Images of the National Wall Paintings Survey

The National Wall Paintings Survey

The National Wall Paintings Survey is a vast and internationally important archive, comprising records of all known British medieval wall paintings as well as extensive material on post-medieval schemes of painted decoration. Set up by Professor David Park in the early 1980s, the Survey documents the nation’s most lavish courtly and ecclesiastical murals alongside paintings in more humble contexts.

Encompassing photographic records, conservation reports and previously unpublished art-historical research, as well as some 2,500 original paint samples, the archive constitutes an exceptional record of the condition of our wall paintings and forms an essential point of reference, both for art-historical scholarship and for those charged with the ongoing care of these works. Of particular interest is material bequeathed from the records of such pioneering wall painting conservators as E. W. Tristram and Eve Baker, the exquisitely illustrated research notes of renowned antiquarian Edward Croft-Murray, as well as Muriel Carrick’s comprehensive documentation of domestic decorative schemes.

Keen that this important resource be made more accessible to all those who work on wall paintings, The Courtauld has recently embarked upon a project to catalogue, digitise and make the Survey archive available online. Funded by grants from the Paul Mellon Centre, Pilgrim Trust and Marc Fitch Fund, this three-year initiative seeks to preserve the Survey archive and to disseminate research into the conservation of Britain’s mural heritage. An initial project phase, undertaken over the past year, has seen the archive fully catalogued. Entries comprise basic ‘tombstone’ data including site location, building name, painting description and date, and an overview of the types of material held. For the first time, it is possible to search the Survey not only by site, but also by painting date and iconography.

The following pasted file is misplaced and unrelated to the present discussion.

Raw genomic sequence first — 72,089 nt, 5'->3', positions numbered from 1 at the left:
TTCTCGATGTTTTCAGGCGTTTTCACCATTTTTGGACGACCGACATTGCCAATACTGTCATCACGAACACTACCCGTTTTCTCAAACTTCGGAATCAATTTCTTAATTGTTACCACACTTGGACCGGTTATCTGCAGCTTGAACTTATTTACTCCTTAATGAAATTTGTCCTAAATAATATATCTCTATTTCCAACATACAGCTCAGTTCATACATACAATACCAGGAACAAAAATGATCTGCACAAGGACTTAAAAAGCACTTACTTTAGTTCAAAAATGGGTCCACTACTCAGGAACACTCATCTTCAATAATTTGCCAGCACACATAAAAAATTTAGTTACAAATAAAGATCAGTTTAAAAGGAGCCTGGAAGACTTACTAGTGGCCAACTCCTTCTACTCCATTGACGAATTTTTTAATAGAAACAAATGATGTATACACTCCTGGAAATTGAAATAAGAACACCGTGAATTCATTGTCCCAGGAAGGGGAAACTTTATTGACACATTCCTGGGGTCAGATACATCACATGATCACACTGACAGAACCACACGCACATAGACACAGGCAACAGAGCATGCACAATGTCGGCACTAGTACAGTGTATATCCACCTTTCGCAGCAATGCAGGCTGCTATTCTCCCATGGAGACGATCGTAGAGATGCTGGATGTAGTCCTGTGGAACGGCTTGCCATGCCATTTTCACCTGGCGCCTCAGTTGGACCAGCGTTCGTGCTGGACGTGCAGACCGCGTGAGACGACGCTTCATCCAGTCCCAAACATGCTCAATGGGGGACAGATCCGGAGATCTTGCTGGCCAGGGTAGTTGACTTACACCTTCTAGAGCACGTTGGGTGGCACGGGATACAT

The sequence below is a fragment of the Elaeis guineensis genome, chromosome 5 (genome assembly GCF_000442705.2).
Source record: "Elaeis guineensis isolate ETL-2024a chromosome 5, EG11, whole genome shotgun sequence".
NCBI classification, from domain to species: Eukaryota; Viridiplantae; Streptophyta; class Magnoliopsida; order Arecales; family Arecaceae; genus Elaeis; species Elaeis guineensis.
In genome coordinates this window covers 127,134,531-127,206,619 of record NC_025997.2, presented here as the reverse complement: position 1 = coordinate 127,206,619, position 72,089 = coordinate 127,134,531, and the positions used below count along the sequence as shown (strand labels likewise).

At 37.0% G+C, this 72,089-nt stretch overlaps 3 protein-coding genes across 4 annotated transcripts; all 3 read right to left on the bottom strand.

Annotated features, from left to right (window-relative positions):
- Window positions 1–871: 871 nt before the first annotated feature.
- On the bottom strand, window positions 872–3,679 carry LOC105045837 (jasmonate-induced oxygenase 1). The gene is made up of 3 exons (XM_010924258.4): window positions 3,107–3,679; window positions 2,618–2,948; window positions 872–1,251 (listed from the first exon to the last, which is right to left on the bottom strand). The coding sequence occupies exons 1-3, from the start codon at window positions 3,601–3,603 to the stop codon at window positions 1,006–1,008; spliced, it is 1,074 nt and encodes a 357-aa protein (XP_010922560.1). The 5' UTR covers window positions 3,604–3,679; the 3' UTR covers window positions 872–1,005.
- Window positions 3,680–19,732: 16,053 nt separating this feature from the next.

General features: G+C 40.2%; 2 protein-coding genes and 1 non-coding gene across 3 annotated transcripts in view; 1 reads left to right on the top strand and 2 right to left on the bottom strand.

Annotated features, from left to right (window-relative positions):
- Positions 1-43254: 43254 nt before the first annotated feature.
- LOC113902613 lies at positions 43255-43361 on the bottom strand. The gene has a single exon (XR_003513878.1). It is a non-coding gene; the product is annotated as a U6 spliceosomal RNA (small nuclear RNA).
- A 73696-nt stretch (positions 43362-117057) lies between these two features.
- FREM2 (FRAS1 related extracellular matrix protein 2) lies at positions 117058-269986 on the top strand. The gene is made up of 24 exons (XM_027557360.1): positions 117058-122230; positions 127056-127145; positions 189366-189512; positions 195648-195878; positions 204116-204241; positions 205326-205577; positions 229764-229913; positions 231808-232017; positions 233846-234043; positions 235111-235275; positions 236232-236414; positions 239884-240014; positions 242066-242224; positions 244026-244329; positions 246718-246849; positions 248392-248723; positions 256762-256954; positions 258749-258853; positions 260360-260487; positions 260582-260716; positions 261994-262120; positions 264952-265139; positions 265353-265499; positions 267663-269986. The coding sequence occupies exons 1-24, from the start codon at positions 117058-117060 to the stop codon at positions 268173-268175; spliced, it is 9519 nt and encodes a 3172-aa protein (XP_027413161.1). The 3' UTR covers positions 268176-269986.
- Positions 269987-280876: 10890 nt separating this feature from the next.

Phase 2 of the project, which will run until 2025 and is being undertaken in partnership with The Courtauld’s extraordinary community of volunteers, will see a representative selection of the Survey’s content digitised for inclusion on the database. To ensure the archive’s sustainability, the catalogue will then be migrated into the same collections management system that is being used to publish The Courtauld’s wider photographic collections online. Our ambition is to make freely available those resources which are most valuable to our users across the academic and heritage sectors, and to attract new contributions which will ensure that the Survey remains a dynamic and up-to-date record of the nation’s mural heritage.

During this time, the Survey archive remains available for consultation by all interested students, scholars, conservators and members of the public by emailing Those who are interested in becoming involved in the project as a volunteer can find out more here.

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